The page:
T2 was interesting.  Someone took my spot on the rack which had me flustered and I took too long deciding what to do.  I got my shoes on and then tried to run out the bike in.  A volunteer stopped me before I made it too far.

IMG_7924 I greatly underestimated the run.  The hills where long.  The downhills hurt almost as much as the up, and my knee started bothering me from the bad roads.  I should have eaten something in transition or at one of the first aid stations.  Instead I pounded flat cokes and hoped the sugar and caffeine would work their rocket fuel magic.  Someone from the swim team was out on their bike along the course, and another was manning the aid station at the bottom of the steepest uphill.   I walked a lot more of the course then I wanted to, but its my fault for under training the run.  When I got to the last uphill I knew the tri-club president would be there with his megaphone, so I ran past him.  He caught me walking when I thought I was out of his line of sight.



I was very happy to be finished and I felt pretty awful.  I really need to work on my nutrition, especially making sure I have enough in my tank for the run.  For whatever reason I don’t do a good job of fueling once I get off the bike, and with my slow run times, thats not a good plan.

Another Yarn store Closeing

Bella Yarns is going out of business.  I shopped their frequently when I lived in the area and I’m sad to see another yarn shop closing.  I’m not sure if knitting is going out of fashion, or if the ecomony is just not recovering fast enough.  I went over today and it was a bit depressing to walk down 114 in Warren and see so many empty store fronts.   I picked up some eco wool and some Ito Tetsu.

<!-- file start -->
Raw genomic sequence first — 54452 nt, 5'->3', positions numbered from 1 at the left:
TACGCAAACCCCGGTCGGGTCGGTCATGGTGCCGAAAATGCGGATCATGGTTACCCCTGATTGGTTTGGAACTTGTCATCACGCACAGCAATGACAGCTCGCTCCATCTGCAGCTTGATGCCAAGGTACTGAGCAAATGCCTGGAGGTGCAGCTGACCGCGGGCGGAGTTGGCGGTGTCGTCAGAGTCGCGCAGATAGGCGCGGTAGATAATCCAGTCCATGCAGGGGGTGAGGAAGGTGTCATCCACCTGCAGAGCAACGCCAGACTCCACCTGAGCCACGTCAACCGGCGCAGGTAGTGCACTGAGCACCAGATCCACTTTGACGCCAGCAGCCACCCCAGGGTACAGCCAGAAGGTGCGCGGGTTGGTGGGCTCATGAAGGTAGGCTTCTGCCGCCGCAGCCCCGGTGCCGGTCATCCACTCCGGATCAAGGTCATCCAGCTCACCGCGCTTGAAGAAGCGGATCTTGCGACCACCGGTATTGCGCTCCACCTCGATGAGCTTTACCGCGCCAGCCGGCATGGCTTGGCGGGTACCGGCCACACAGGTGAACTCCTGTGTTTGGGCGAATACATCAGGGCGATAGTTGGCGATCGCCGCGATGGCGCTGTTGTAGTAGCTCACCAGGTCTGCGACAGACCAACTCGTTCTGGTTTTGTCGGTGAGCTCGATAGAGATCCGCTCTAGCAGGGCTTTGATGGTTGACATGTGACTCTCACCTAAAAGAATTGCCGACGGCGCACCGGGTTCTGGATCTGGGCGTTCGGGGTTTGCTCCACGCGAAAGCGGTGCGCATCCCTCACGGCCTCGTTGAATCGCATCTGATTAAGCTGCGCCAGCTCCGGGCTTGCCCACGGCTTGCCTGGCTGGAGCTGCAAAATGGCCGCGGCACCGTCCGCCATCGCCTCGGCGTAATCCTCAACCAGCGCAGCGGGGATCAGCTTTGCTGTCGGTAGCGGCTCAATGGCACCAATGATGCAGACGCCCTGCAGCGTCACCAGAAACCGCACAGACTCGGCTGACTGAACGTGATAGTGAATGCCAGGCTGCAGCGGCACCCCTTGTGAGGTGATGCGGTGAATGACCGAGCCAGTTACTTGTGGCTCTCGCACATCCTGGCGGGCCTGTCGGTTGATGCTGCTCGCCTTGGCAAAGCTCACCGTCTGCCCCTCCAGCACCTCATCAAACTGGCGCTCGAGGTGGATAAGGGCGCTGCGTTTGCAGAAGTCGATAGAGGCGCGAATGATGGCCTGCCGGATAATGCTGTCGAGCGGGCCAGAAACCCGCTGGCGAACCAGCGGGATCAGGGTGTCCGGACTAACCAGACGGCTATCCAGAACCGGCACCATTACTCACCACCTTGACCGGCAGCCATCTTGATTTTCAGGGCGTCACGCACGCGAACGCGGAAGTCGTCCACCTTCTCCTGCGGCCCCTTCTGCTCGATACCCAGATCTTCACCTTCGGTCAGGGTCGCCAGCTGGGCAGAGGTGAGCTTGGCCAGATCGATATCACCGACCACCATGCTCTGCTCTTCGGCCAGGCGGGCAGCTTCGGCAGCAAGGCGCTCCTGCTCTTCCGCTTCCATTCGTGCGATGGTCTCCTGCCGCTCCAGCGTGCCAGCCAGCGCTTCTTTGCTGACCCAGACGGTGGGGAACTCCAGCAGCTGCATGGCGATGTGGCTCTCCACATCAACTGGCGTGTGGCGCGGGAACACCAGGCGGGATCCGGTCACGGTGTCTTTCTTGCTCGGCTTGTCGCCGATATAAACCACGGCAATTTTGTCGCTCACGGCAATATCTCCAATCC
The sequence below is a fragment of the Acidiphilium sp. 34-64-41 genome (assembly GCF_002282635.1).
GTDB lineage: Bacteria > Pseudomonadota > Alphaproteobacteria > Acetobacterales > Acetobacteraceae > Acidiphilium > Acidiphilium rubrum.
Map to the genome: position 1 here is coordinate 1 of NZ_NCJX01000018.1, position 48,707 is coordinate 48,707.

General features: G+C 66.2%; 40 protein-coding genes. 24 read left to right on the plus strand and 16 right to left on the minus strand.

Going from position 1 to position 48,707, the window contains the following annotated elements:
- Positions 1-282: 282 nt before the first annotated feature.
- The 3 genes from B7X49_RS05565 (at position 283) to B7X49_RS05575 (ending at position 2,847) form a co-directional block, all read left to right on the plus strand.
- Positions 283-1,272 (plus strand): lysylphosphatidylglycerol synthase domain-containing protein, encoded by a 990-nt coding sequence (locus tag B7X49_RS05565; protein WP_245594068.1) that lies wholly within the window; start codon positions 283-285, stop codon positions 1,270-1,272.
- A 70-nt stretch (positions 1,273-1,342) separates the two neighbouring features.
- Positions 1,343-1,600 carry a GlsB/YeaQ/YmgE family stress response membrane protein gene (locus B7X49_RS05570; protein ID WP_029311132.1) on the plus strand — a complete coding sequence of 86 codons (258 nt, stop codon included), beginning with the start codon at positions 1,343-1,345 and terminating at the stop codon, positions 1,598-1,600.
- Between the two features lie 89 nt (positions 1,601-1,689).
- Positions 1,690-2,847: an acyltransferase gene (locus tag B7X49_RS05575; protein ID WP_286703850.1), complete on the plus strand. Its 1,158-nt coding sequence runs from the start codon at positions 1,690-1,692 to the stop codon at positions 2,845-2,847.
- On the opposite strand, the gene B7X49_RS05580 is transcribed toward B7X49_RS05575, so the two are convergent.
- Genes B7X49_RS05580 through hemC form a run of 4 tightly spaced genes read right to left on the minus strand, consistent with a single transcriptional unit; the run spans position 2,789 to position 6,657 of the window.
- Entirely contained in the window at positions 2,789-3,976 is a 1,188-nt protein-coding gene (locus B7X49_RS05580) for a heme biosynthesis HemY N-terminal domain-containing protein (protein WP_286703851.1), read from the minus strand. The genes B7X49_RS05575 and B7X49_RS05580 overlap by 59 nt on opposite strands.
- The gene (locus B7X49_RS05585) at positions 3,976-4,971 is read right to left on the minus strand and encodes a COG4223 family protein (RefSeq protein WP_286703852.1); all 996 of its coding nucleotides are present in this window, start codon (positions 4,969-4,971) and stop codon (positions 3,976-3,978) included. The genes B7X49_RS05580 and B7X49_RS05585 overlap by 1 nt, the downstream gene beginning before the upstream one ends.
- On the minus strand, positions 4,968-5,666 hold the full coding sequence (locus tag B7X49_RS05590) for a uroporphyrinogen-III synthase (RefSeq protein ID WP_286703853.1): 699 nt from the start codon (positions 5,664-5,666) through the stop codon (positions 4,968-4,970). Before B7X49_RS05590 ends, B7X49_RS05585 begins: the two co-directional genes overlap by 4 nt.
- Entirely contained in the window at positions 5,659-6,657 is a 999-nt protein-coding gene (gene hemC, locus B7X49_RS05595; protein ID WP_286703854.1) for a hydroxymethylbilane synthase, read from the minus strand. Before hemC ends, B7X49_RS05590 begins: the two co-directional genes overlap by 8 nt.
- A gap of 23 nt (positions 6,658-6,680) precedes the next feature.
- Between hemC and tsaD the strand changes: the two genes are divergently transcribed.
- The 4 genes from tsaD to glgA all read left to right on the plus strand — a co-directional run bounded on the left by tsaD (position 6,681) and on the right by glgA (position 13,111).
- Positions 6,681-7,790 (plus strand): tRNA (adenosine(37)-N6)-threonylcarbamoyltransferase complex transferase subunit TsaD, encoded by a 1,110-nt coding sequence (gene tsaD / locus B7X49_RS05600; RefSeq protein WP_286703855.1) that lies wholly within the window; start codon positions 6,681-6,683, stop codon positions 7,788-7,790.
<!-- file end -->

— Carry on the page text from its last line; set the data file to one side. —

Rhode Warrior Race Report

Last Sunday I participated in the olympic distance Rhode Warrior Triathlon.   I did the foolish thing and woke up at o’dark thirty and left my house at 4:10 am in order to get to there nice and early.  I was a bit anxious about finding parking after seeing how crazy everything was at the Surftown race.  I opted to pay $15 and park across from the state beach lot.  (Side note, later in the day they where charging  $13… annoying)  I’m not sure how fast the lot filled up, but at 5:36 in the morning there were a handful of cars.  By the time I got my tires pumped and left there was a pretty steady stream of cars coming in.  The free parking option was to park up at Walmart and ride 4 miles to the start.

I live about an hour and a half from the race, so I didn’t make it to packet pickup ahead of time.   The largest shirt they had left was a mens medium.  This is a bit of a pet peeve for me since they asked my shirt size ahead of time and didn’t have a women’s Xl, or even a women’s L available.  I’ve never actually gotten a women’s shirt in the size I wanted from this organizer.    However, she did send out an email about doing a second order of shirts because a lot of people didn’t get one that fit.  I’m not going to bother since I have so many tee shirts anyway.